Nvidia hackers hit Samsung and leak huge data dump

Data Breach
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The increasingly-notorious cybercrime group Lapsus$ has published a huge database, allegedly containing sensitive information from Samsung

The leak, containing 190GB of data broken into three separate databases, was released via torrent. 

Lapsus$ says the databases contain the source code for every Trusted Applet (TA) installed in Samsung’s TrustZone environment used for sensitive operations; algorithms for all biometric unlock operations; bootloader source code for all recent Samsung devices; confidential source code from Qualcomm; source code for Samsung’s activation servers; full source code for technology used for authorizing and authenticating Samsung accounts, including APIs and services.

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No confirmation, no ransom demands

The authenticity of the information has not been confirmed and Samsung has been silent on the matter. 

Still, should these files turn out to be authentic, it would mean that the company has suffered a breach of epic proportions, with potentially huge repercussions.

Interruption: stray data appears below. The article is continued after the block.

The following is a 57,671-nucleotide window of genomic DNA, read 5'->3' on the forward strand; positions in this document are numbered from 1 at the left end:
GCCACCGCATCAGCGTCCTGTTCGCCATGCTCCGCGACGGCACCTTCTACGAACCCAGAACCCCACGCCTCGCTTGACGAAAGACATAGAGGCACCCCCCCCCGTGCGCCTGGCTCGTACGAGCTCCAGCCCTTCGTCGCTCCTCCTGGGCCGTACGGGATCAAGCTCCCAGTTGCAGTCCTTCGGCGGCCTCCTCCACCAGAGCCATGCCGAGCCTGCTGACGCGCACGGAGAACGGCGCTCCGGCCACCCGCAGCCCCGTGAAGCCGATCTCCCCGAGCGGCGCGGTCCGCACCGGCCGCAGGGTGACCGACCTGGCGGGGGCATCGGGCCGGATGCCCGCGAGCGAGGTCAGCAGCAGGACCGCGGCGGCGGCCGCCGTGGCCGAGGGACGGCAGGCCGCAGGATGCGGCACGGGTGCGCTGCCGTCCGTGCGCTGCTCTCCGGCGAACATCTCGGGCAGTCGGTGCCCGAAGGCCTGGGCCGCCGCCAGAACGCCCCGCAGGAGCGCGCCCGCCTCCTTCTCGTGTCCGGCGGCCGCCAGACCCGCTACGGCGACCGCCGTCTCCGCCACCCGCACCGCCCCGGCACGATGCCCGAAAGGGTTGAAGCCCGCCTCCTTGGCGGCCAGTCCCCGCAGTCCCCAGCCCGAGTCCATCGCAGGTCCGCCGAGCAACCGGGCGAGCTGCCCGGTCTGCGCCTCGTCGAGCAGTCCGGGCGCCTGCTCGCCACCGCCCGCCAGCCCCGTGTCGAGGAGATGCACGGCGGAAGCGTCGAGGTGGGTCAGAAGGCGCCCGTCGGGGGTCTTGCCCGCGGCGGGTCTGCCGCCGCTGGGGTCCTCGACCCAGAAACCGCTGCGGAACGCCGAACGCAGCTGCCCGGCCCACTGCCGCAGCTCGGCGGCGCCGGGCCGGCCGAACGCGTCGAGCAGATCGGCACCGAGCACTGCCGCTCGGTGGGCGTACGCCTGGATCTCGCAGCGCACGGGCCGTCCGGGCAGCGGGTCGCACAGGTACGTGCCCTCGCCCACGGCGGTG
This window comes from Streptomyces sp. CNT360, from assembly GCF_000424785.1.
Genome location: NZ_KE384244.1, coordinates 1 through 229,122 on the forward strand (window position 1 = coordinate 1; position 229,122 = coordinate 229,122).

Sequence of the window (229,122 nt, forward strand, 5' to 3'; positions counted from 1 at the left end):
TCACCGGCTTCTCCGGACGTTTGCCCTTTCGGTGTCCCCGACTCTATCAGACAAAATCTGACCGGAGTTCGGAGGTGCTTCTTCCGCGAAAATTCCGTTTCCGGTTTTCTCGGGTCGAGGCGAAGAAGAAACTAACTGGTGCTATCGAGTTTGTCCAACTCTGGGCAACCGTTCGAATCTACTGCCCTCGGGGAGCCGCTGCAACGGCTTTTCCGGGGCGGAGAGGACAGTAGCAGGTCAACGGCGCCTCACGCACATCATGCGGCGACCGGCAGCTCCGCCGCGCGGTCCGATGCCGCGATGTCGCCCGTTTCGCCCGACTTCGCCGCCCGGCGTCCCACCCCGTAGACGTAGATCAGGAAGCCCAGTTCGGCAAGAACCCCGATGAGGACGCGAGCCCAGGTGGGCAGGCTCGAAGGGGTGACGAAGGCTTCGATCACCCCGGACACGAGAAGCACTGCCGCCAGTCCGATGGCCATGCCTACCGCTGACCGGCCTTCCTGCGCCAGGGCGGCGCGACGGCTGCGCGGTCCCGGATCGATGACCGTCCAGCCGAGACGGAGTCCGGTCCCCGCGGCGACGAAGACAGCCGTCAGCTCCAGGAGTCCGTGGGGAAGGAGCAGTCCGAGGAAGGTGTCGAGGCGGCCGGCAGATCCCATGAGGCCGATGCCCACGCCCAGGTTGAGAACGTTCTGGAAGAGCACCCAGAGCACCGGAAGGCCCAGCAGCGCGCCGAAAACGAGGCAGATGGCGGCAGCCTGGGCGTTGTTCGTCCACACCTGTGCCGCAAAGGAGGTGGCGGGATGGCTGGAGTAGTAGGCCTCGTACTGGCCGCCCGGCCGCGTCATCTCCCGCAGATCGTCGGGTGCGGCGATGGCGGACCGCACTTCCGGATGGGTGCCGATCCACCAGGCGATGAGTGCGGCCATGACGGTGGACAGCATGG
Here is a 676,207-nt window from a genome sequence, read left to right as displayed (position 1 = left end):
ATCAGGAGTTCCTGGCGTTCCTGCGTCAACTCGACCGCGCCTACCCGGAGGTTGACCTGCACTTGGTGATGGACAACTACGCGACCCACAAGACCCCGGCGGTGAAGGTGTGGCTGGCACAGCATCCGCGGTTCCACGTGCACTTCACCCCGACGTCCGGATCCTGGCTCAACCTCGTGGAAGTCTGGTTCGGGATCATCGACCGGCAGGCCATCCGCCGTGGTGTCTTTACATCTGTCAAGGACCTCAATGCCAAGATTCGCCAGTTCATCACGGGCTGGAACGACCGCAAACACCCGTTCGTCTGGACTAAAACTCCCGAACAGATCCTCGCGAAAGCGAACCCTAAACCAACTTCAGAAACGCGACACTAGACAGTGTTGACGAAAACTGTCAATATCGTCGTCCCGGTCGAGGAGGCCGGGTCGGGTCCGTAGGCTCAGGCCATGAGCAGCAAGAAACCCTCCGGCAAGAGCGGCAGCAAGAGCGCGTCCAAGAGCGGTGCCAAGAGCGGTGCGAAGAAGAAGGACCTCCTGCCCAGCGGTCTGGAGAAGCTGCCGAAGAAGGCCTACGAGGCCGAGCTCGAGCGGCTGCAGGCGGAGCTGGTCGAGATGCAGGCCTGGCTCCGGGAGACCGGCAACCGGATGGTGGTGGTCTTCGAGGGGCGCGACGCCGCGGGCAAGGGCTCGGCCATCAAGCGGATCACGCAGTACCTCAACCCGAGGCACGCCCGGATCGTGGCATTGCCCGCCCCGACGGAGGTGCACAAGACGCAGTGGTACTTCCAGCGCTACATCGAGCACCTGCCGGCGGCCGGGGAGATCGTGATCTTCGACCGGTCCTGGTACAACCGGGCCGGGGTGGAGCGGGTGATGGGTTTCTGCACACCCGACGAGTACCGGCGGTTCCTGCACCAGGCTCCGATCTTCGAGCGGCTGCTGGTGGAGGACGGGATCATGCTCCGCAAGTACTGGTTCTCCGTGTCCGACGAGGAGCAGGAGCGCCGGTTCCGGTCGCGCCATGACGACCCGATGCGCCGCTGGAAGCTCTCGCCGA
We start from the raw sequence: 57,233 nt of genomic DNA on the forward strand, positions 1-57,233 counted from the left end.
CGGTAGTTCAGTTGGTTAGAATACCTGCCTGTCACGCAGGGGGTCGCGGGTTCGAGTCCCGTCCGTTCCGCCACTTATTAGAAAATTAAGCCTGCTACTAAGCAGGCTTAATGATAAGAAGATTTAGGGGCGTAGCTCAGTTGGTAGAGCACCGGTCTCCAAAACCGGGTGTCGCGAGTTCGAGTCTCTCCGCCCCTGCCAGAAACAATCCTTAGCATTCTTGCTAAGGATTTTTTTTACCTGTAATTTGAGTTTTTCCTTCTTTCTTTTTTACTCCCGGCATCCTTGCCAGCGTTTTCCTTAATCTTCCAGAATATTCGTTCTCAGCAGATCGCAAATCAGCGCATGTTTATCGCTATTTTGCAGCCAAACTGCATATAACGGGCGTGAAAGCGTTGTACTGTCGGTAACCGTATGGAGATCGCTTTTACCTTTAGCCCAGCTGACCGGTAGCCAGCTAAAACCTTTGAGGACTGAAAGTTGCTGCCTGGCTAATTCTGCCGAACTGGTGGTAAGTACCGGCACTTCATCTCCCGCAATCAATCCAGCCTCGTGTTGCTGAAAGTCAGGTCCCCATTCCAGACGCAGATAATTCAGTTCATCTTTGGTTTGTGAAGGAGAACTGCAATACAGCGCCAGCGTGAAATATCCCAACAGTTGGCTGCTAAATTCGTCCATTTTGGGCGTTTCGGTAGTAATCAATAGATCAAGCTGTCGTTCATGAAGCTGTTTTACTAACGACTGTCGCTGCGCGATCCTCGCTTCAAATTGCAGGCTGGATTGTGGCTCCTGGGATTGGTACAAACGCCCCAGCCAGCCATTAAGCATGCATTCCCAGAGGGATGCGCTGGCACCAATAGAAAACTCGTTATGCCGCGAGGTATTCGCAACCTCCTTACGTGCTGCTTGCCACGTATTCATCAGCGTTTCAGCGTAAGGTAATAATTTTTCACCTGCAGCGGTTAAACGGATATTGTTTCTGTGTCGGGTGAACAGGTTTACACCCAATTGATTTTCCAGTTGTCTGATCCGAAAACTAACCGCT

The torrent containing these files has already been downloaded by at least 400 peers, BleepingComputer reports, while Lapsus$ says it will be deploying more servers to increase the download speed. 

Samsung has also been asked to confirm if the threat actor demanded any ransom in exchange for keeping the data private.

Lapsus$ has been quite active recently, claiming responsibility for a major recent attack against Nvidia, where it claims it stole a terabyte of sensitive data.

Among the data were login credentials, and other identity-related information, on more than 70,000 Nvidia employees. Furthermore, the group alleged it stole intel that helped it create a tool that removes the hash rate blocker on the company’s latest GPU devices.

Nvidia has placed a limiter on its RTX 3000 GPU, to discourage Ethereum miners from gobbling up the entire supply. The tool was up for sale for $1 million, but whether or not it works as intended, or if it’s just another virus, is anyone’s guess.

Sead Fadilpašić

Sead is a seasoned freelance journalist based in Sarajevo, Bosnia and Herzegovina. He writes about IT (cloud, IoT, 5G, VPN) and cybersecurity (ransomware, data breaches, laws and regulations). In his career, spanning more than a decade, he’s written for numerous media outlets, including Al Jazeera Balkans. He’s also held several modules on content writing for Represent Communications.